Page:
Fragmented Thought

Altering Drupal Views Embed Programmatically

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Lance Gliser

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Views have a tendency to get a bit... complex. Reusing existing portions of a view makes perfect sense, and the built in tools do a pretty bang up job of letting you create slightly adjusted displays that inherit the pieces you need for the most part. But, somethings crafting more and more displays, just to tweak one setting or another is just beyond frustrating due to pure volume. So instead, I submit the following idea. Start simple, and evolve as needed.

A habit I've recently developed is to build the most basic possible view possible, as the default (drupal 6), or master (drupal 7). From there, I don't create pages, or blocks, or even attachments. I grab the wonderful base tool, and tweak on the fly as I embed it on pages. This might be easier to explain using a simple concrete example.

Let's imagine you have two content types: Event Type and Event Event contains a reference to an Event Type.

The editor needs to be able to go in and edit the Event Type to add text, etc. And on the view side, below her content, we need to display a view of events, matching the type being viewed. This could be done by installing a views field module, and setting up an extra argument on the view to take in the event type's nid. But who needs the extra module? And what if one argument doesn't satisfy all our needs? So, instead, we use hook_node_view to embed a view to the bottom of the event type problematically. We'll set the filter on that view on the fly.

Your events view would have a very simple base, with filters only for published of true and node type of event type. Then the following code comes into play:

function _custom_node_event_type_view($node, $view_mode, $langcode){ // Only affect full displays, it wouldn't make much sense on a preview if( in_array($view_mode, array('default', 'full') ) ){ // Add a view of events of this type $view_display = 'default'; // You could actually use any display $view = views_get_view('events'); $view->set_display($view_display); // Options to set the number of items per page, add pager. $pager = $view->display_handler->get_option('pager'); $pager['type'] = 'full'; // Options are none, some, mini, full $pager['options']['items_per_page'] = 5; // Options are none, some, mini, full $view->display_handler->set_option('pager', $pager); // Filter events by reference $node->nid $filters = $view->display_handler->get_option( 'filters' ); $filters['field_event_type_target_id'] = array( 'id' => 'field_event_type_target_id', 'table' => 'field_data_field_event_type', 'field' => 'field_event_type_target_id', 'operator' => '=', 'value' => array( 'value' => $node->nid ) ); $view->display_handler->set_option( 'filters', $filters ); // Option to add a field on the fly // Add missing body view. $fields = $view->display_handler->get_option( 'fields' ); $fields['body'] = array( 'id' => 'body', 'table' => 'field_data_body', 'field' => 'body', 'label' => '', 'type' => 'text_default' ); $view->display_handler->set_option( 'fields', $fields ); // The output is not always a string, depending on the view display you choose // Make sure to observe what it gives back. Blocks have to be thrown though render() for instance $view_output = $view->execute_display( $view_display, '' ); // Add this view to the node $node->content[ 'upcoming_events' ] = array( '#weight' => 99, '#markup' => $view_output ); } }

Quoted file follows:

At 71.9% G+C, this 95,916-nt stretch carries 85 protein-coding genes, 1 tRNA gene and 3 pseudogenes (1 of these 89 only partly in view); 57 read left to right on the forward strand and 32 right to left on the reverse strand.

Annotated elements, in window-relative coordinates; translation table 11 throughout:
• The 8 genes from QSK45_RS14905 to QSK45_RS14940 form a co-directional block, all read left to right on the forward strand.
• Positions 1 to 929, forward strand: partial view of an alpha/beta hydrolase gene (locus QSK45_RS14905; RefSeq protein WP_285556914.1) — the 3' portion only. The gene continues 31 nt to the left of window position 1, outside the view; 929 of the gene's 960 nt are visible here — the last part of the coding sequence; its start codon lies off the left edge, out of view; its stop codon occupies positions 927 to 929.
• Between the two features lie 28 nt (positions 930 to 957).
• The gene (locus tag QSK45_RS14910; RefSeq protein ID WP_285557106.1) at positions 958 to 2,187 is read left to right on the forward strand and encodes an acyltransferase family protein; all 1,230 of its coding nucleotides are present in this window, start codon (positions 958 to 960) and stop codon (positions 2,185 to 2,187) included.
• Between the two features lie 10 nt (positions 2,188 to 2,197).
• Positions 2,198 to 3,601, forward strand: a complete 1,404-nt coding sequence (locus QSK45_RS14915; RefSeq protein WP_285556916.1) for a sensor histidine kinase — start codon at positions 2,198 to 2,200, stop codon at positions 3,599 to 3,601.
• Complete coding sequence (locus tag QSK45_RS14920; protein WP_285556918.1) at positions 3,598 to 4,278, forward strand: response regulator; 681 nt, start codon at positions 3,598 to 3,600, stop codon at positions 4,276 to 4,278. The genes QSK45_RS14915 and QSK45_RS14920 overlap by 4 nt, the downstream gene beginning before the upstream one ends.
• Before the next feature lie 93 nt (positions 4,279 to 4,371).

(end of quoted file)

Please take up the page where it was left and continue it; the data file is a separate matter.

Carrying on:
Note that this code is for Drupal 7, but is very similar in Drupal 6.

This should let you add filters, fields, and even control paging on the fly.

Update 4/27/2012 9:05:

I forgot to mention one important part. "Where did you get the arrays for the filters and fields to add?!" Seems important, sorry for the oversight. It's actually very simple, a step I forget when I'm thinking about the harder parts.

Go to the view you want to manipulate. Add the filter or field to the view directly through the views admin ui, and save it. Now, in the above code, simple drupal_set_message( var_export($filters, TRUE) ), or krumo($filters). The keys and values for the arrays you need to add will be listed. Make copy magic. After that, go back to the views admin ui, and remove the field, then save and you're all done.

Eventually, you'll have done this enough to start to understand the arrays to add, without the guide. It's always handy for new field types.

Credits:

Thanks to Beshoy Girgis for updating my pseudo-code and explanation into working code for a project we were working on.